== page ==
“I have good relations with Republicans, but unlike Netanyahu, I’ve managed to maintain working and friendly relations with Democratic leadership in the Senate and the House.”

Opposition Leader Yair Lapid, head of the Yesh Atid party, criticized Netanyahu on Monday for what he claimed was a reckless partisan endorsement of Trump over the past four years.

“I have good relations with Republicans,” Lapid said, “but unlike Netanyahu, I’ve managed to maintain working and friendly relations with Democratic leadership in the Senate and the House.”

Added Lapid: “One thing we do know: The next president of the US will be a friend of Israel.”

Mark Zell, chairman of Republicans Overseas Israel and a vice president of Republicans Overseas, sees stark differences between the candidates.

“Given the proclaimed policies of Biden’s team, Israel is in for some tough times [if he wins]. I think it’s going to be worse than the Obama-Biden days,” Zell told The Media Line.

Among the most concerning policies a Democratic administration might enact, according to Zell, would be rejoining the Iranian nuclear deal, restoring payments and support to the Palestinian Authority and UN institutions like UNESCO and UNRWA, and reopening the consulate in eastern Jerusalem.

“But the worst thing Biden could do is stop what’s happening in the Gulf,” Zell stresses.

“Biden is a true friend of Israel, always has been, and Netanyahu knows this. He will restore America to its rightful place of being a leader in diplomacy and international affairs and put an end to the chaos. When the US is strong and leads with its values, then it’s able to be a good friend to its allies including Israel, and a strong deterrence to its enemies like Iran.”

Heather Stone, chairwoman of Democrats Abroad in Israel, disagrees.

“Biden is a true friend of Israel, always has been, and Netanyahu knows this,” she told The Media Line. “He will restore America to its rightful place of being a leader in diplomacy and international affairs and put an end to the chaos. When the US is strong and leads with its values, then it’s able to be a good friend to its allies including Israel, and a strong deterrence to its enemies like Iran.”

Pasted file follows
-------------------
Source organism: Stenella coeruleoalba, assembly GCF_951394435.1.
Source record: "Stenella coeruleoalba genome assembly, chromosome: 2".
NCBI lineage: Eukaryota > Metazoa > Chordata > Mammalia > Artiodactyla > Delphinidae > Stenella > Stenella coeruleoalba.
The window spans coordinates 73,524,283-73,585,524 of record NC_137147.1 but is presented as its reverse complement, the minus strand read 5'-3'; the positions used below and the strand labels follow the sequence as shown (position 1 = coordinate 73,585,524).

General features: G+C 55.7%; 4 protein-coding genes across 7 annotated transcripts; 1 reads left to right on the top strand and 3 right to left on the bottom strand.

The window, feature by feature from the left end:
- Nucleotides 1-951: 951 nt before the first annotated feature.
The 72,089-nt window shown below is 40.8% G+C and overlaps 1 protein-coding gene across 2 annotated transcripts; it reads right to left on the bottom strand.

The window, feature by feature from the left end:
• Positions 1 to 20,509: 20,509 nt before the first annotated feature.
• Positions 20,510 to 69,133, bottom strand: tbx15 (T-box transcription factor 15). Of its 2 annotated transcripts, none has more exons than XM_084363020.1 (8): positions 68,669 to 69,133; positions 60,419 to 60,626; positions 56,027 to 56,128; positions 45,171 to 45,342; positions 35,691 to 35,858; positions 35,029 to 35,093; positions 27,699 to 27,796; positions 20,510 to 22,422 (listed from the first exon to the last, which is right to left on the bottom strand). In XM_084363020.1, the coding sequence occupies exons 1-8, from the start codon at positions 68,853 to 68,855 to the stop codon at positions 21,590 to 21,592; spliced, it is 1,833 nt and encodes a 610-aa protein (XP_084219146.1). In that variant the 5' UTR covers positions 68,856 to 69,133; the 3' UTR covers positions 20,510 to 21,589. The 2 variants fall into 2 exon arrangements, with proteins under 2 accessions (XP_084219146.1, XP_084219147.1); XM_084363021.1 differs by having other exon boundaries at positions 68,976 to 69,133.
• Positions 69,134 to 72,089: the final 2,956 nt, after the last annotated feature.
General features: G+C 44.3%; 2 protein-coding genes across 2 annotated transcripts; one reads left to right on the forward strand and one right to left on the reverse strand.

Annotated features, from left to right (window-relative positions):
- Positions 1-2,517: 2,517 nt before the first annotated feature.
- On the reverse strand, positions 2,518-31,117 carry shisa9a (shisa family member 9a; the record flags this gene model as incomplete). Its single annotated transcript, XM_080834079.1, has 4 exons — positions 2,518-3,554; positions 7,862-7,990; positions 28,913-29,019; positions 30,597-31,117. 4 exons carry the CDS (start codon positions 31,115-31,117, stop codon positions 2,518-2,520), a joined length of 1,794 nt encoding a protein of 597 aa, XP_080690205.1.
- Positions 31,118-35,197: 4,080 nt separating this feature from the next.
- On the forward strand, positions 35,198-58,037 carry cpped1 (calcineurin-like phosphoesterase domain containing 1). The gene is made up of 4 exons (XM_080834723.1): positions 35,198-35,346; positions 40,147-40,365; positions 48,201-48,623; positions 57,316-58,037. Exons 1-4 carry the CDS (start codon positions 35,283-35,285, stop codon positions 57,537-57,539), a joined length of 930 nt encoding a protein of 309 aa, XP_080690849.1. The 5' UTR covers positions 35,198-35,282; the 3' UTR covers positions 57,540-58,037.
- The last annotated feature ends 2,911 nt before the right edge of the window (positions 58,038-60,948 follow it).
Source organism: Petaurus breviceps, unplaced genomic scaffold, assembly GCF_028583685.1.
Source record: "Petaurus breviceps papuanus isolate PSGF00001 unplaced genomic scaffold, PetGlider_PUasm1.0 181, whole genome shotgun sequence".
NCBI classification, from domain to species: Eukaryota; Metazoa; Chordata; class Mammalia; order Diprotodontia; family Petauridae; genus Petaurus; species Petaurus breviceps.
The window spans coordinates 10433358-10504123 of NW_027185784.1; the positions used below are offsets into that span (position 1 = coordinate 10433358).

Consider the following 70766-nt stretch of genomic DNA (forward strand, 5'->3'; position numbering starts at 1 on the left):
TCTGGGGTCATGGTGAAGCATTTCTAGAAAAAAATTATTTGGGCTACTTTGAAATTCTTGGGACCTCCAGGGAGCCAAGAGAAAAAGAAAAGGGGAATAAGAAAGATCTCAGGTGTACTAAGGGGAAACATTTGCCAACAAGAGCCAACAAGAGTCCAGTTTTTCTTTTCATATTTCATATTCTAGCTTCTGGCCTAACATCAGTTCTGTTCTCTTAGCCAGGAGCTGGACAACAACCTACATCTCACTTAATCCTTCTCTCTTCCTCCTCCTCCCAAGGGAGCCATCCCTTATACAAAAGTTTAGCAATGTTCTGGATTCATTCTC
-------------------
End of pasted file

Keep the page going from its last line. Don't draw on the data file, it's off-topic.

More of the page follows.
Over the past few years, bipartisan support for Israel in Washington, historically a foregone conclusion, has diminished, with some Democratic members of Congress sharply criticizing the Netanyahu administration, and Netanyahu aligning himself almost exclusively with the Republican agenda.

Stone believes the widening rift between the Democratic Party and the current Israeli government can be fixed.

“I think a lot of it depends on Netanyahu and what he chooses to do,” she states, adding she was encouraged that the prime minister did not take the bait in a recent televised phone conversation with Trump, in which the president disparaged Biden and invited Netanyahu to join in.

“The extremes are always heard louder. But when you look at the majority of the candidates and people who sit in Congress, I feel we still have bipartisan support, which is important to us.”

Danon, who returned from his mission in New York last month, said he is not worried about the relationship between Israel and the American Congress.

“The extremes are always heard louder,” he says. “But when you look at the majority of the candidates and people who sit in Congress, I feel we still have bipartisan support, which is important to us,” Danon says.

“This partnership is not only in Israel’s interest but also in the US’s. In my five years in the UN, many times they supported us, but many times we supported them as well.

“As long we have the support of the people of the US, the bond will continue to be strong,” Danon says.